Again– to have a noodle house in Providence just two minutes from my house is a blessing. Noodles 102 is a small, easy-to-miss restaurant whose specialty, of course, is noodles, both in pan-fried and soup versions. Best of all, Noodles 102 is extremely vegan and gluten-free friendly, offering a whole list of gluten-free noodles.
When we went to Noodles 102 for the first time, our focus was on the entrees and not so much on the apps. I did order my favorite vegetarian nime chow, but other than that, we failed to try the many other vegan appetizers on the menu. Fortunately, our friends were down with trying a bunch of apps, so we were able to try a few more items.
First up, we sampled their Asian cucumbers. I have to say, I have a feeling I will crave this for a long time now. Spicy, vinegary and sweet, these cucumbers were seasoned beyond perfection. And they were so refreshingly crunchy too! Those cucumbers were a total win.
It was imperative to order their nime chow, stuffed to the brim with rice noodles, veggies, mint and tofu and served with the classic peanut sauce. In fact, we asked for two orders so we could sufficiently get our fill. Seriously– I declared if before and will do so again– it is the best nime chow I have ever had.
The most pleasant surprise though were the pan-fried veggie dumplings. I heart dumplings, but only have ever had them steamed. What was I thinking? Pan-fried is definitely where it’s at! They were crispy on the outside, doughy on the inside and bursting with flavor. I am officially obsessed with their dumplings, period.
I just had to get a noodle bowl for my entree. I ordered their black rice noodles with tofu and veggies in a vegetarian broth. Don’t let this picture fool you– the bowl was huge! After I doused it in sriracha, I slurped away happily for quite a while, but still could only eat about half! It was the ideal meal for a cold, blustery night. Yum.
What’s super cool was that I was able to take home the rest of my soup and they gave me a whole extra container of just the broth itself, so I could bulk up my leftovers! I thought that was an awesome courtesy.
Noodles 102 is seriously a treasure. Especially in the winter months, it is the epitome of comfort food. You can’t help but leave feeling all warm and cozy, wanting to do nothing more than go home, put on some pajamas and get the fireplace going!
After dinner, we didn’t end up going home right away, but we certainly did the next best thing! My friends suggested a drink, and we found ourselves at the Duck and Bunny: A Snuggery. I would say going to a “snuggery” is certainly an acceptable substitute for going home to a roaring fire, wouldn’t you say?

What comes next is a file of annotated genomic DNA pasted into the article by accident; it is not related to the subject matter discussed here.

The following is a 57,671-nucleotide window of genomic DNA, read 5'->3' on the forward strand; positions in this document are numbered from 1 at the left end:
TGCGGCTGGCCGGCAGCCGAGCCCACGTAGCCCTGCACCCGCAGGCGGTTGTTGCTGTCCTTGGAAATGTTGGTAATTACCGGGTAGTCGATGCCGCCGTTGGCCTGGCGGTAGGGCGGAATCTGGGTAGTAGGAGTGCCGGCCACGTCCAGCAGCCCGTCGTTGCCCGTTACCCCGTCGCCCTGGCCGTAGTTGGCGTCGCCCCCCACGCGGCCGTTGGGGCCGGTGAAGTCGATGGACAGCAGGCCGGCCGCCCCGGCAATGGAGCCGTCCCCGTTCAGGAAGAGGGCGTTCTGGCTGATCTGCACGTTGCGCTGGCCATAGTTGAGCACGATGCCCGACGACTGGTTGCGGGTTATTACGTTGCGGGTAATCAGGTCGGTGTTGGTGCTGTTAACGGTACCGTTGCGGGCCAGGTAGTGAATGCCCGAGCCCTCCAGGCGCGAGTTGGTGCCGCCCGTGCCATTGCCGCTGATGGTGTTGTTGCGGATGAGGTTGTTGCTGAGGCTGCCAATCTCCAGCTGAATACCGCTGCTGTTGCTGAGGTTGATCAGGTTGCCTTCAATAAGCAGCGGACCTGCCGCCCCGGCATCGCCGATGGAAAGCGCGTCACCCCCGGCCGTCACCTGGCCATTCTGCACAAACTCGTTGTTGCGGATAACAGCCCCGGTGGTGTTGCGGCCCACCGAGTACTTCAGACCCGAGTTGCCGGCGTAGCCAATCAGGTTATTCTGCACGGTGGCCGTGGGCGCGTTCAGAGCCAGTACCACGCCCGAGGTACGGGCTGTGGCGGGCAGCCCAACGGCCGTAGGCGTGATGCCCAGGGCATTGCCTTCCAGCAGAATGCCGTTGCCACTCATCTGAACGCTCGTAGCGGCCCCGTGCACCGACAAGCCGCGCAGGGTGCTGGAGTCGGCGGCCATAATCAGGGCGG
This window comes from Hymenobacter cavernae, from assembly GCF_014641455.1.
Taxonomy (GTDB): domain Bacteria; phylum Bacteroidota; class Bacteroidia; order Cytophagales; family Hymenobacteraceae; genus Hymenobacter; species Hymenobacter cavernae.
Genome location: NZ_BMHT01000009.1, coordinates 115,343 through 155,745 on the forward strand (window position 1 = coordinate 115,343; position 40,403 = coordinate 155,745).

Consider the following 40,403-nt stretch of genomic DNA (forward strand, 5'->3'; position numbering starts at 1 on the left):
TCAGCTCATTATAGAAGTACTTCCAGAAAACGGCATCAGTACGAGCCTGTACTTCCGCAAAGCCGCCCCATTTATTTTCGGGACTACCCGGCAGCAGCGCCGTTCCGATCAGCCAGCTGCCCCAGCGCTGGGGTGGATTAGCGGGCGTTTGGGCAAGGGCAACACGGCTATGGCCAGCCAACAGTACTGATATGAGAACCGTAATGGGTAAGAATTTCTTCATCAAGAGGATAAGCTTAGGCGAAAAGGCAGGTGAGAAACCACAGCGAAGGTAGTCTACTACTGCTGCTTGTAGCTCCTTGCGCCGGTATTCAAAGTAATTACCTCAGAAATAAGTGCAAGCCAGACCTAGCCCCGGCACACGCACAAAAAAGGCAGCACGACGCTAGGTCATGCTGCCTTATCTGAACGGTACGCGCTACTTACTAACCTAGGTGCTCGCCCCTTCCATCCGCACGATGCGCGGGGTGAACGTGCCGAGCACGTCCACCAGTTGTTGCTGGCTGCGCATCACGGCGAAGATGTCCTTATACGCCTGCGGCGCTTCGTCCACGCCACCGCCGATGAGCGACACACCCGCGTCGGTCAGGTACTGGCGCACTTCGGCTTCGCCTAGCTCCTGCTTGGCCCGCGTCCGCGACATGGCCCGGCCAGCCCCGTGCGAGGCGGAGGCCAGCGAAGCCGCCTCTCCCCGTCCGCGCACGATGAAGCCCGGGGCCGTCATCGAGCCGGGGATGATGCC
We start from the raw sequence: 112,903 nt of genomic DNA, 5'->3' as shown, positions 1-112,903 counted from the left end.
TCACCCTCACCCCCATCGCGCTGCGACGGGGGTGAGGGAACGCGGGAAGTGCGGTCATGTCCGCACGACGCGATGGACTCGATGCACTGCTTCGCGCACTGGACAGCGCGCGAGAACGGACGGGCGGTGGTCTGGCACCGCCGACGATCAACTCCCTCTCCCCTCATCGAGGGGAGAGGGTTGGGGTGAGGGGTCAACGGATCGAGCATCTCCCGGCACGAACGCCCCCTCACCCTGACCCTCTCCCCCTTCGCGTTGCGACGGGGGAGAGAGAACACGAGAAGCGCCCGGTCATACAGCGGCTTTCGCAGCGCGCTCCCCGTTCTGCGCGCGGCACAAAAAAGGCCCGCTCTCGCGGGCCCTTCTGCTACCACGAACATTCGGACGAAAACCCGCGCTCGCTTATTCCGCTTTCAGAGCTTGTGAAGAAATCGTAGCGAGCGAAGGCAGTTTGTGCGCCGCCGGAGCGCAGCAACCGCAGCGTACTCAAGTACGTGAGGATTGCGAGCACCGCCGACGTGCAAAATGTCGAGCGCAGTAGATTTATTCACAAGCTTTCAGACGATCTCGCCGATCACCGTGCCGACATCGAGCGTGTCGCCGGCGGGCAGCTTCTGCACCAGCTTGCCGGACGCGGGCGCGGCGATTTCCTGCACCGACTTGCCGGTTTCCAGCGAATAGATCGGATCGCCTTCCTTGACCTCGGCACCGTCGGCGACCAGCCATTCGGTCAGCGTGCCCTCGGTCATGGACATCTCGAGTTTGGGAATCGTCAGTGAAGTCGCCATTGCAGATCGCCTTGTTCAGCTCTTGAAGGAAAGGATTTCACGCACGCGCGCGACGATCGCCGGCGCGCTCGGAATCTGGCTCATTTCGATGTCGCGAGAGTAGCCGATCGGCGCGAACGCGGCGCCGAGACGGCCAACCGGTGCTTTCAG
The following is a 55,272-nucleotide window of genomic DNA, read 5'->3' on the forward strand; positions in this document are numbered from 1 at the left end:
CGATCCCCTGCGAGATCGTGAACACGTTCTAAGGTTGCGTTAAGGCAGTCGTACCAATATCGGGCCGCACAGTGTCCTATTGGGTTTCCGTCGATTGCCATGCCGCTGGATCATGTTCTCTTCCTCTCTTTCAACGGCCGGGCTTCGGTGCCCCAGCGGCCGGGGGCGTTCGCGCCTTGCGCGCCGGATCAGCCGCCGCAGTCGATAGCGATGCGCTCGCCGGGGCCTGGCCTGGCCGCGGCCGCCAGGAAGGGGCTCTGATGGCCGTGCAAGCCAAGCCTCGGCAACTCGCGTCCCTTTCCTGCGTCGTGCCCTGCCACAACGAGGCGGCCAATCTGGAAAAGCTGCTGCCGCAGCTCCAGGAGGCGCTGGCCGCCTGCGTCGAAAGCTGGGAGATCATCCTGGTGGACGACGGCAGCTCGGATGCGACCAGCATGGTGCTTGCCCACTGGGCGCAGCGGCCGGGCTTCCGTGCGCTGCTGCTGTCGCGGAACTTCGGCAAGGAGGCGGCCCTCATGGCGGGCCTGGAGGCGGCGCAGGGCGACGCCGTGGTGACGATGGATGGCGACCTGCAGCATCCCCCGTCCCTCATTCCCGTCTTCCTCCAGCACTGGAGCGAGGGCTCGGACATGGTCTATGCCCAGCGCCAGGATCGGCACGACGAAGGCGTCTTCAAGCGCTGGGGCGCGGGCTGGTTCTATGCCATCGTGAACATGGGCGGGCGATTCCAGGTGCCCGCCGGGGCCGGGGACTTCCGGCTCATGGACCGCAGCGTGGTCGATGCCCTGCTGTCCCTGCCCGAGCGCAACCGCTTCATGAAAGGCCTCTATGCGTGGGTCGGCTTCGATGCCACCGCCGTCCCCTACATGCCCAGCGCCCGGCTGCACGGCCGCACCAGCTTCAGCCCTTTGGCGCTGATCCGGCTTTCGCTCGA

I ended up getting a decaf Americano to sip (and yes, we were seated by a fire). The Duck and Bunny specializes in cupcakes, and they even have a vegan one, but unfortunately, they ran out of that variety. But I was fine with that– it was just fun to chat by the fire with my husband and friends!
All in all, it was such a great night. We plan on going back to Noodles 102 in January– in fact, we put it in the calendar already! I can’t risk letting another year pass before I go back!
What are your favorite Asian appetizers? Nime chow will always be number one for me, but those dumplings and cucumbers are certainly giving the old standby a run for its money!
I heart raw veggie “chips.” Kale chips are my usual go-to, but recently, I have branched out and tried a few other kinds of raw, dehydrated veggies, and let me tell you, both were fantastic.
First, I devoured this bag of Aimee’s Livin’ Magic raw onion crisps, hence the reason why the bag is actually empty!
Fortunately, I did manage to snap a pic of the strings themselves before they entered my belly. Here’s a close-up– I served them with some raw massaged kale and avocado slaw and some Dr. Cow nut cheese.
These raw, vegan and gluten-free onion strings, composed of onions, coconut aminos, and olive oil were honestly better than any onion-flavored chip I have ever tried. Because they were raw, the onion flavor was super intense in a great way. Also, the strings were so crispy that they truly were the ultimate salad topper. Two thumbs up for sure.
I also just cracked into this bag of Just Pure Foods spicy jalapeno tomato chips, which I purchased along with other raw veggie chip varieties in a Vegan Cuts deal (which is like Groupon for vegans!). Unfortunately, I only snapped a pic of the bag before I took those chips out, but at least the chips are pictured on the bag itself so you can get an idea of what they looked like!
Once again, these chips were a total winner. I can’t believe how flavorful they were– I definitely got the spice of the jalapeno and the sweet and tangy tomato flavor that actually tasted a lot like sun-dried tomatoes, but better. The chips were pretty sizeable too, and they maintained a very pronounced crunch!
I highly recommend both of these raw veggie chip brands. And, may I also suggest pairing them with a bit of raw Dr. Cow nut cheese. . . because that’s what I did! The nice mellow flavor of the cheese with the intense flavor of the veggies complimented each other perfectly!
Have you ever eaten raw veggie chips? If so, what’s your favorite kind or brand?